Here are some old family snaps supplied by former Strathbungo resident Colin Duncan. He corresponded after one of his pictures, that I had been unable to attribute, was used in the article about the history of Strathbungo Station. Credit has now been duly given, but he also supplied some lovely shots taken at 33 Regent Park Square, and 22 Carswell Gardens.

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Barnet & Freda Shenkin

Barnet Shenkin was born in Daugavpils, Latvia in 1882, and his wife Freda Monfried in Riga, Latvia in 1892. They moved to Glasgow, and in lived at 25 Moray Place (now 52 Marywood Square) from around 1925 to after 1939.

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Robert M Stirling, Cabinet Maker

Robert Stirling was a cabinet maker, upholsterer, and seller of carpet and bedding who lived at 25 Moray Place (now 52 Marywood Square) from around 1897. He began in business in 1880, but all record of him and his business disappears after 1906-07. Mrs Annie E R Stirling still owned the property in 1915, but was renting it out.

The Post Office Directories also record J H N Stirling and Fergus Stirling at the same address and working for the same firm at some point, possibly his sons.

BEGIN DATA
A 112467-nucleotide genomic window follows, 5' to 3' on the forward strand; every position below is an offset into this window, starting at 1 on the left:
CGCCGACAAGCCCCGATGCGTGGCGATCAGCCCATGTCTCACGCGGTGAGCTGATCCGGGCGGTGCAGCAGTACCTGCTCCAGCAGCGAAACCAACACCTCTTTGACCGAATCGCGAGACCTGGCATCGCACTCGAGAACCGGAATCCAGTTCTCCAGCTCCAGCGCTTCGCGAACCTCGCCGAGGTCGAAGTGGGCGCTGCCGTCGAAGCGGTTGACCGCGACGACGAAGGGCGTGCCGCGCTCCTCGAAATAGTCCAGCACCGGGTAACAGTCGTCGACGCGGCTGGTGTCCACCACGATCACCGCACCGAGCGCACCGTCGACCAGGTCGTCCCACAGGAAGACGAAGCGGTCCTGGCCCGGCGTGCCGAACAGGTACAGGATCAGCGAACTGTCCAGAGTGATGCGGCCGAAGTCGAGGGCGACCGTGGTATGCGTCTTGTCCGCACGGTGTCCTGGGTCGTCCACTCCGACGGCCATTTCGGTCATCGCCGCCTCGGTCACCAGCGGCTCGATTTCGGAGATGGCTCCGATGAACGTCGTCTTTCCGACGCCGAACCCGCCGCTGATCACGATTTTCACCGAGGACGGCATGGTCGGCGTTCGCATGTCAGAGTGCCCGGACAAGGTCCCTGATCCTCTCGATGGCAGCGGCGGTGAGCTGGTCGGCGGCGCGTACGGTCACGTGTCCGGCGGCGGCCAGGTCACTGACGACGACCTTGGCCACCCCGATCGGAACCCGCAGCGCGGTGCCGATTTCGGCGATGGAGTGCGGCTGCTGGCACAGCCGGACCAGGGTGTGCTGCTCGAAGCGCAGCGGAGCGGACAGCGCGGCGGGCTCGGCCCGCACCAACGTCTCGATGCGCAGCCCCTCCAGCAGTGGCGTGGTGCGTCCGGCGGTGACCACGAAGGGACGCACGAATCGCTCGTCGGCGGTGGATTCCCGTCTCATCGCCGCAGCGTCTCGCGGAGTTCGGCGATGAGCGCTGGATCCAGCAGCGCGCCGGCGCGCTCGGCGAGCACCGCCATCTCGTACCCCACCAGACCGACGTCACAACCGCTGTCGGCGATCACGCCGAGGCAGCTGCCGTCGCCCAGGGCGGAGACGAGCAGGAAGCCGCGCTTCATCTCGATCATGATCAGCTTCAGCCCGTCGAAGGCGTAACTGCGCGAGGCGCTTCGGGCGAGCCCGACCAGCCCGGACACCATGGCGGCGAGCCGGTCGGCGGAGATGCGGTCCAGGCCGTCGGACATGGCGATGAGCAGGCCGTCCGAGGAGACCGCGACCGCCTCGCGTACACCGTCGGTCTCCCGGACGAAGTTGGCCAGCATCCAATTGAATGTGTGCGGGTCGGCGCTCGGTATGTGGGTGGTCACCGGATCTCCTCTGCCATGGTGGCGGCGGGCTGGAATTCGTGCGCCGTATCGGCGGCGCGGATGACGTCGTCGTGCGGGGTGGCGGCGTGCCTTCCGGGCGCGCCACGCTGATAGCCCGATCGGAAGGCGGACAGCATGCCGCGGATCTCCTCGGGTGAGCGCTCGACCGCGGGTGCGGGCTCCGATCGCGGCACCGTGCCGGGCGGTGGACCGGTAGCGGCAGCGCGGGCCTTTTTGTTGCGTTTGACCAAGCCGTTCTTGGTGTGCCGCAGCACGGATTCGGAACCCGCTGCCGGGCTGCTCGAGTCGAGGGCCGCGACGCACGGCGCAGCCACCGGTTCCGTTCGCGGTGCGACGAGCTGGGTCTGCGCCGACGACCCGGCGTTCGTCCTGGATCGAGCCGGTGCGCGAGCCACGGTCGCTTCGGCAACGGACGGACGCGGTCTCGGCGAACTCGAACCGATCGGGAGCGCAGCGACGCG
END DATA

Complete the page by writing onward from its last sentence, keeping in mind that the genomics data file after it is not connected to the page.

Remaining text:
Previously he lived at 34 Leven Street in Pollokshields, and had a showroom on the corner of Renfield Street and Bath Street. Later he moved to Strathbungo and had his works at 1-13 Cumberland Street, Calton, in the Gorbals.

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Rev Henry Erskine Fraser

Rev Henry Fraser was the first owner and occupier of 12 Moray Place, until at least 1875. He was the first pastor of the United Presbyterian Church on Langside Avenue. The church opened in 1857 (as Langside Road UP Church), but was replaced with a new building by John Bennie Wilson in 1897. That church in turn became St Helen’s RC Church, a role it still fulfils today, on the corner of Deanston Drive.

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H E Clifford, architect

Henry (Harry) Edward Clifford was a local architect who lived for a significant period at 12 Moray Place, commemorated by a brass plaque on the wall.

Clifford’s notable local buildings include Pollokshields Burgh Hall, several Pollokshields villas, Clydesdale Cricket Club Pavilion, and tenements on both sides of the Cathcart Circle line; the red sandstone tenements of 17-57 Fotheringay Road, and the blond sandstone tenements of 44-88 Terregles Road, extending round into Shields Road. He designed Titwood Parish Church on Glencairn Drive, but later taken down and rebuilt as St James’, Pollok. He also created a number of buildings in Campbeltown.

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The Victoria Infirmary 1890-2015

The Victoria Infirmary finally closed to the public on 22nd May 2015, after 125 years service to the Southside of Glasgow. The A&E department had locked its doors a week earlier at 8am on Saturday 16th May, and during the week the remaining patients, staff and equipment were moved to their new home in the Queen Elizabeth University Hospital.

The full history of the Infirmary can be found in the account published by NHS GGC at the time:

To mark five years since the closure, the following gallery is a collection of photographs taken on that final day, showing both the sorry state of some parts of the ageing building, and the affection in which it was held by the staff who worked there.